New methods for RNA study

So what's our concern with all of this? First, we started out with the idea that proteins are the key players. But now we find all these other genetic entities that couldn't care less about the genetic code; they play by other rules and must talk in some other sort of code. Second, we tried to get a comprehensive gene set for each species, and we were almost there — being optimistic as we are — with protein-coding genes, but now we have all these new miRNA and other entities and may even have to go back and reconsider our definition of "gene." Third, we really wanted to be able to quantify the level of every key player (our beloved proteins), but it was just too hard to make antibodies for all of them. Fortunately, we could quantify the next best thing, mRNA, keeping our fingers crossed that transcript abundance is a good approximation of protein abundance. But here come miRNAs that can regulate the levels of mRNA or protein. In the latter case, mRNA abundance can become a poor proxy for protein abundance, and micro-arrays are in the dark about this whole other level of regulation. And just as bad, we don't even know how much of an issue this is (in other words, the prevalence of each miRNA in our favorite cells) because the wonderful array repositories are full of data that ignores their presence. Lastly, we can't just add more spots to our popular microarrays, as mature miRNAs are too short for even the shortest oligonucleotide probes.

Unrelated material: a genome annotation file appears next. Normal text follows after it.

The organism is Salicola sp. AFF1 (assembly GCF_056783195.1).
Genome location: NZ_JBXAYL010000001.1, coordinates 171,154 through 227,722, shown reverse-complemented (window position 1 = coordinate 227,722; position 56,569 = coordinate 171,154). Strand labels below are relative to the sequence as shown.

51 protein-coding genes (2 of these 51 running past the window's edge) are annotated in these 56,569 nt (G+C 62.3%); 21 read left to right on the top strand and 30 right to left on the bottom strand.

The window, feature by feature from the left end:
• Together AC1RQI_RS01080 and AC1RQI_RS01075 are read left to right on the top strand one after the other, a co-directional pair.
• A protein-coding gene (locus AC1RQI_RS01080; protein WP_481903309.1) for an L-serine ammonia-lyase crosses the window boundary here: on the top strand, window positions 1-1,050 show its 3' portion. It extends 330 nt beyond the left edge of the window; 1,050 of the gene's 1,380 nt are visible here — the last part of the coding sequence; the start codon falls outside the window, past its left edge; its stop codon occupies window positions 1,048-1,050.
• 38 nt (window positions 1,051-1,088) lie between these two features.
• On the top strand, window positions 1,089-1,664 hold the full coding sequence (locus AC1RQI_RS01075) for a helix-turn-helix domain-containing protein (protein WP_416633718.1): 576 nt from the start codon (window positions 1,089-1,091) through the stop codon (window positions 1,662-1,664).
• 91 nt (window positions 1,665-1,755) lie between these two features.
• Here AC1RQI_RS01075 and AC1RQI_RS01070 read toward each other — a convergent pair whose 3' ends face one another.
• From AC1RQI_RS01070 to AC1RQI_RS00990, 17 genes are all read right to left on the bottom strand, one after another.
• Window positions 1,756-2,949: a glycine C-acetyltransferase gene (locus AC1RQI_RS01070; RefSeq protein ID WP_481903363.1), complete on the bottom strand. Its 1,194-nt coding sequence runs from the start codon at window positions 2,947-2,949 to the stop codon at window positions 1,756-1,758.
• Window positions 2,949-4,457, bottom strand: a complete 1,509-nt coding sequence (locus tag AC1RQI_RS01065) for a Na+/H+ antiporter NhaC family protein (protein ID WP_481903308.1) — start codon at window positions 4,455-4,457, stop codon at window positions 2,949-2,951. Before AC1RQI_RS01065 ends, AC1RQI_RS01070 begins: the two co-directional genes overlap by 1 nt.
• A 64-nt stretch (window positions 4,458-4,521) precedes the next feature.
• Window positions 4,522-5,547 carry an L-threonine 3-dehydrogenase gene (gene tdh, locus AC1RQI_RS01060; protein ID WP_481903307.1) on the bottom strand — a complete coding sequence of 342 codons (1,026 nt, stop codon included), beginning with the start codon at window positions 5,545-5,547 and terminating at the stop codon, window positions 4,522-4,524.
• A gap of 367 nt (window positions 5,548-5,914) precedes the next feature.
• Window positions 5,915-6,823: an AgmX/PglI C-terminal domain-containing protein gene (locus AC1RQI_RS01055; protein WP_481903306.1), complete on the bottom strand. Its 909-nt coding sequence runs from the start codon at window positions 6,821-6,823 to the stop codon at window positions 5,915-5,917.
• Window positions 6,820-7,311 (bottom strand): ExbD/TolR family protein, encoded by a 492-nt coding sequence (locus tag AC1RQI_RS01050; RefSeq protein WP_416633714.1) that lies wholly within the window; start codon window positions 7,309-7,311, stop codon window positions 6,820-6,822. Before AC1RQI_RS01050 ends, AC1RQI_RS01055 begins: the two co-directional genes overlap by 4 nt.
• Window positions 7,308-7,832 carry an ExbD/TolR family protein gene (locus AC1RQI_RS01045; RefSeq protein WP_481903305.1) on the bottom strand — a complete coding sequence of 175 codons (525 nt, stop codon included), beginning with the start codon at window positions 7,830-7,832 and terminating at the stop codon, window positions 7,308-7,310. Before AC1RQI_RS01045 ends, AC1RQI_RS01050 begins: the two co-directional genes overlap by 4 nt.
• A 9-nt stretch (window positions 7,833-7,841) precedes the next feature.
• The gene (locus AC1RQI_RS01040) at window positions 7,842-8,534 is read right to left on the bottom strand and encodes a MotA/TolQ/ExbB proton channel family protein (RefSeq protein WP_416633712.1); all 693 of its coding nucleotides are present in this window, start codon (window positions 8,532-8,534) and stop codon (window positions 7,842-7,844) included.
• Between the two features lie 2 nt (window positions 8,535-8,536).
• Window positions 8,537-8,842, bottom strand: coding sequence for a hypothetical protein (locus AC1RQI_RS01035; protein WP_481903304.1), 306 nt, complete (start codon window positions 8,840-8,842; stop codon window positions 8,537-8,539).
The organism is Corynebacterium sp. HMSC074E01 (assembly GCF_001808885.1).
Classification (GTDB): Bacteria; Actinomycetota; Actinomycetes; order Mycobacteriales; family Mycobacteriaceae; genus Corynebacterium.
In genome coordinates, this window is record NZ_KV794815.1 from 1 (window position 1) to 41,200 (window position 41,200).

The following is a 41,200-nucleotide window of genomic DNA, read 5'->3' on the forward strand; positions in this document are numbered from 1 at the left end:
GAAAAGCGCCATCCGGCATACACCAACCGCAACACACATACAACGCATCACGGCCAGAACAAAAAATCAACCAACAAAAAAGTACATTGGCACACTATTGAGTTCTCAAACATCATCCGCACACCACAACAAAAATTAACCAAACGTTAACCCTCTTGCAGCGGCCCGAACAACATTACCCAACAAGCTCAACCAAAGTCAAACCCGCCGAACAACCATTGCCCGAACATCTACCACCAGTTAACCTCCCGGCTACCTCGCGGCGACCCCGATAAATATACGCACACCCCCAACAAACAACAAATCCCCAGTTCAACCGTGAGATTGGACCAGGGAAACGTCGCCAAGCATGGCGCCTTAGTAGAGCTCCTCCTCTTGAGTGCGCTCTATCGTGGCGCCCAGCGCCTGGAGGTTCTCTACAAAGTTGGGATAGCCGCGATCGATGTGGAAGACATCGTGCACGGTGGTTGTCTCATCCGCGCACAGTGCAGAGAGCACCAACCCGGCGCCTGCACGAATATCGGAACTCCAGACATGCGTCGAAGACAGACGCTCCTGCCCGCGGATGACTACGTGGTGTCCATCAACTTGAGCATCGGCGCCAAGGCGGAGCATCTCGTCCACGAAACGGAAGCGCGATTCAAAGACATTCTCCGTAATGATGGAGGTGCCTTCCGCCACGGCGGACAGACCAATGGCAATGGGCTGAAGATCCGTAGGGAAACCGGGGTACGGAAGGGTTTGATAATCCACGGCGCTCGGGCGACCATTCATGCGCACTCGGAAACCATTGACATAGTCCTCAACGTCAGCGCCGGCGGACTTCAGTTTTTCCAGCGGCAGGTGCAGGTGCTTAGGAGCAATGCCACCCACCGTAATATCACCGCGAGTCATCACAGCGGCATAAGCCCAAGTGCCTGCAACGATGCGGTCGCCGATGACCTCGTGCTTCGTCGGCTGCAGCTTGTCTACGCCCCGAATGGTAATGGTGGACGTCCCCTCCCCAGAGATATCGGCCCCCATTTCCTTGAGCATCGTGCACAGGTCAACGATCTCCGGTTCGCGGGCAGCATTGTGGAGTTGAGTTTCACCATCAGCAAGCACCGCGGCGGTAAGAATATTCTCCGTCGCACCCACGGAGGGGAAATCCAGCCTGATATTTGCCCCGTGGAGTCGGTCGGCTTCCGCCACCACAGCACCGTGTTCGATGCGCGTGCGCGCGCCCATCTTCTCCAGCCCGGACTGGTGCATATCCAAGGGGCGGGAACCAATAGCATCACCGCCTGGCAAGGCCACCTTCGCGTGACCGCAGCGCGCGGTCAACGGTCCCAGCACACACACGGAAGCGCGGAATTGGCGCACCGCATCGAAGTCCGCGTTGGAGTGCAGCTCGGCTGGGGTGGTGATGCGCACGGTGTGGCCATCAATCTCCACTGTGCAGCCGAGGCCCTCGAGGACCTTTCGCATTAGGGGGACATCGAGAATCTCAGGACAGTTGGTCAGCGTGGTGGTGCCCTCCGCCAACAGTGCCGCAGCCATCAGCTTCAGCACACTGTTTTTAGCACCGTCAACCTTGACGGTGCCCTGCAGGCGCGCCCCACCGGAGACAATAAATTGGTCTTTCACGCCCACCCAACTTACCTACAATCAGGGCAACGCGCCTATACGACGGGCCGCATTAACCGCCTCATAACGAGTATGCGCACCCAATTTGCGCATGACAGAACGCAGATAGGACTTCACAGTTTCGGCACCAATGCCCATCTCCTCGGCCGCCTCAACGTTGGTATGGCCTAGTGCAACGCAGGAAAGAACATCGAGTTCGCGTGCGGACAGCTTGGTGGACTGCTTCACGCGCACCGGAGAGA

Finally, finding promoters of -miRNAs is not trivial, as we can't just go upstream from the mature miRNA or even its stem loop precursor, since primary miRNA transcripts don't hang around long enough. Fortunately, scientists have designed new gene-finding methods, developed new technology to quantify these short and not-so-short RNAs, and expanded regulatory models. As with identifying protein-coding genes, it's easiest to be confident about novel genes when they're conserved across multiple species, but it can be really tricky to identify species-specific genes. Now we have to be sure that our gene sets include these noncoding genes, so instead of just using RefSeq sequences with NM_* identifiers, we also have to go to miRBase to get the most recent miRNA genes and probably other databases to get other types of noncoding RNAs. Histone modifications maps have been recently applied to identify miRNA transcriptional start sites, so now we can get a handle on their promoters. Enough miRNAs have been reliably identified that array manufacturers can design miRNA arrays, and statisticians are taking another look at normalization, since miRNA arrays violate some of the assumptions of the "whole genome" arrays. Perhaps even more exciting is the current development of high-throughput -sequencing, which can help identify and quantify these relatively novel (as well as traditional) RNAs without needing a reference gene set for probe design. These methods permit an unprecedented look at the transcriptome without having to resort to huge sets of tiling microarrays. Meanwhile, yeast biologists can feel a little left out, with no miRNAs to call their own. What sorts of fungal-specific methods of regulation will they find hidden in their genomes?